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Optometry Coding & Billing Alert


CMS: Blepharoplasty Claims the Cause of Numerous Errors

No visual field testing? No Medicare payment, latest compliance newsletter says.

You might be collecting Medicare payments for your blepharoplasty procedures without incident—but that doesn’t necessarily mean you’re billing them properly.

That’s the word from a recent CMS review of blepharoplasty claims that was published in the October 2016 edition of the Medicare Quarterly Provider

Compliance Newsletter. The agency pored over claims billed with 15823 (Blepharoplasty, upper eyelid; with excessive skin weighting down lid) and created a report outlining the most common and egregious errors.

Insufficient Documentation Plagues Claims

Medicare contractors who reviewed blepharoplasty claims found that the most common error was insufficient documentation, which included the following issues:

  • Missing authenticated or signed visual field testing
  • No pre-surgical photographs that were signed or authenticated and interpreted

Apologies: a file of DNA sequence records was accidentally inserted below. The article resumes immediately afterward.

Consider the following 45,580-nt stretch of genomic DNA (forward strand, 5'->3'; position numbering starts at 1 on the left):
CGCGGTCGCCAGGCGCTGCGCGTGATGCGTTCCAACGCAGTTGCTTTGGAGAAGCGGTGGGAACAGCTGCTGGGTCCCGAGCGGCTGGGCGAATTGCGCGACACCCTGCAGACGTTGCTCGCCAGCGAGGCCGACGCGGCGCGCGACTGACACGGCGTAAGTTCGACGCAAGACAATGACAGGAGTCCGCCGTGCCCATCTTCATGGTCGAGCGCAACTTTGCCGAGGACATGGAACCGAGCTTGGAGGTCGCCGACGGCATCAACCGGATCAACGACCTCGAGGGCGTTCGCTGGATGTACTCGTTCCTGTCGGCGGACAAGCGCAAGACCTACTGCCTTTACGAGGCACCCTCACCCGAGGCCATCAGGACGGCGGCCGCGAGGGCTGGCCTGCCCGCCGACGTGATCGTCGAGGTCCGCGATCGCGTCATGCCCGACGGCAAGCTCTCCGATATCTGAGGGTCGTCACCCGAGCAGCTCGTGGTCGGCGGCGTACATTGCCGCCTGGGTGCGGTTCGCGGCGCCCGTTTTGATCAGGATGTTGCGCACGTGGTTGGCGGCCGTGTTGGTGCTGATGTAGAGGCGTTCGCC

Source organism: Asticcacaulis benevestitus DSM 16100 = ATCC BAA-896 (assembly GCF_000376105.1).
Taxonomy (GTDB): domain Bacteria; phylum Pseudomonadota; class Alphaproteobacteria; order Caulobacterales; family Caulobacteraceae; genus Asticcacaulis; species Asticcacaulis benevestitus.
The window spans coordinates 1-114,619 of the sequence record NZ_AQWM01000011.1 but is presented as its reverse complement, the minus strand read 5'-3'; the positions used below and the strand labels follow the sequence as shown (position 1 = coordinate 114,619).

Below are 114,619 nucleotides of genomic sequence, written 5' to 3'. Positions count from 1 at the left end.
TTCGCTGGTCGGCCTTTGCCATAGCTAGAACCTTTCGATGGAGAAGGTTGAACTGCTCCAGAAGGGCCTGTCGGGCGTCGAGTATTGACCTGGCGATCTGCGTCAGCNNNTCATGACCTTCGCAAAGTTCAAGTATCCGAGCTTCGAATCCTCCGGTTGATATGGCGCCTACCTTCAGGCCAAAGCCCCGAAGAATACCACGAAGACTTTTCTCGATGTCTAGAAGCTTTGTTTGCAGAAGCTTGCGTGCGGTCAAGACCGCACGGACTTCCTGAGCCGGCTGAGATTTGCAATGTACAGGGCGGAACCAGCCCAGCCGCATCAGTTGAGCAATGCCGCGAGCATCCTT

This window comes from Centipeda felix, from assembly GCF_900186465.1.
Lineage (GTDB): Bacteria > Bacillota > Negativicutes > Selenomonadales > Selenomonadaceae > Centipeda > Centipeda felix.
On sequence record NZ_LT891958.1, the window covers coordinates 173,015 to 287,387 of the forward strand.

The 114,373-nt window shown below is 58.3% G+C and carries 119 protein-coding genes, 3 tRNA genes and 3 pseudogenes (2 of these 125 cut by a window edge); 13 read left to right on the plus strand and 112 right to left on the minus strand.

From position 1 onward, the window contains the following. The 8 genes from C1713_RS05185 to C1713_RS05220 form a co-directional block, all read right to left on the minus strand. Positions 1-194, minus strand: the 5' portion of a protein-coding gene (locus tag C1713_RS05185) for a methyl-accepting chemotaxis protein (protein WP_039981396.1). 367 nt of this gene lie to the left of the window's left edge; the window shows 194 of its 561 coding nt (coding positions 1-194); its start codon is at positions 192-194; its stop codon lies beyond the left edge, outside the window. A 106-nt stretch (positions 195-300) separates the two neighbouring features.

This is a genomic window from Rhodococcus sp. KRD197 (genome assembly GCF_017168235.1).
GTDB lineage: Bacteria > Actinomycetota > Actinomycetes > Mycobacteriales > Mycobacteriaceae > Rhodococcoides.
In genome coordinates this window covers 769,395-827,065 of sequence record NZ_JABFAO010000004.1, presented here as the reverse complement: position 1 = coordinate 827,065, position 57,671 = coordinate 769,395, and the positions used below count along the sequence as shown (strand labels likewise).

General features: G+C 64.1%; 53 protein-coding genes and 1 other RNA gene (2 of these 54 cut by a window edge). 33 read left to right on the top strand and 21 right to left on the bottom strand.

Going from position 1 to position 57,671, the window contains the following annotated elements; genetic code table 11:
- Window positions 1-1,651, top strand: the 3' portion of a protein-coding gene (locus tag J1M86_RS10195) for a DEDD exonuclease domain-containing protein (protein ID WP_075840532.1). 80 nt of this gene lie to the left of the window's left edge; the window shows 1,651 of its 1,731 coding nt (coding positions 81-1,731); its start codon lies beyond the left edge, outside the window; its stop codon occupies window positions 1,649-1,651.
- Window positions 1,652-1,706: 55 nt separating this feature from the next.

• Missing op notes
  • No documentation of the medical necessity of the procedure
  • Missing physician’s signature on the notes

If you fail to have any of these items in your files for blepharoplasty, the payer could deny payment, or request reimbursement back if you’ve already collected for the procedure. CMS outlines one such incidence of this in the Compliance Newsletter, in which a provider submitted notes to support his blepharoplasty, but didn’t sign the visual field testing report, so the payer requested that the doctor had to refund his reimbursement to the insurer.

According to the Compliance Newsletter, the local coverage decision (LCD) in this example requested documentation of “a functional deficit or disturbance secondary to eyelid and/or brow abnormalities, such as interference with vision or visual field that impacts an activity of daily living (such as difficulty reading or driving.”)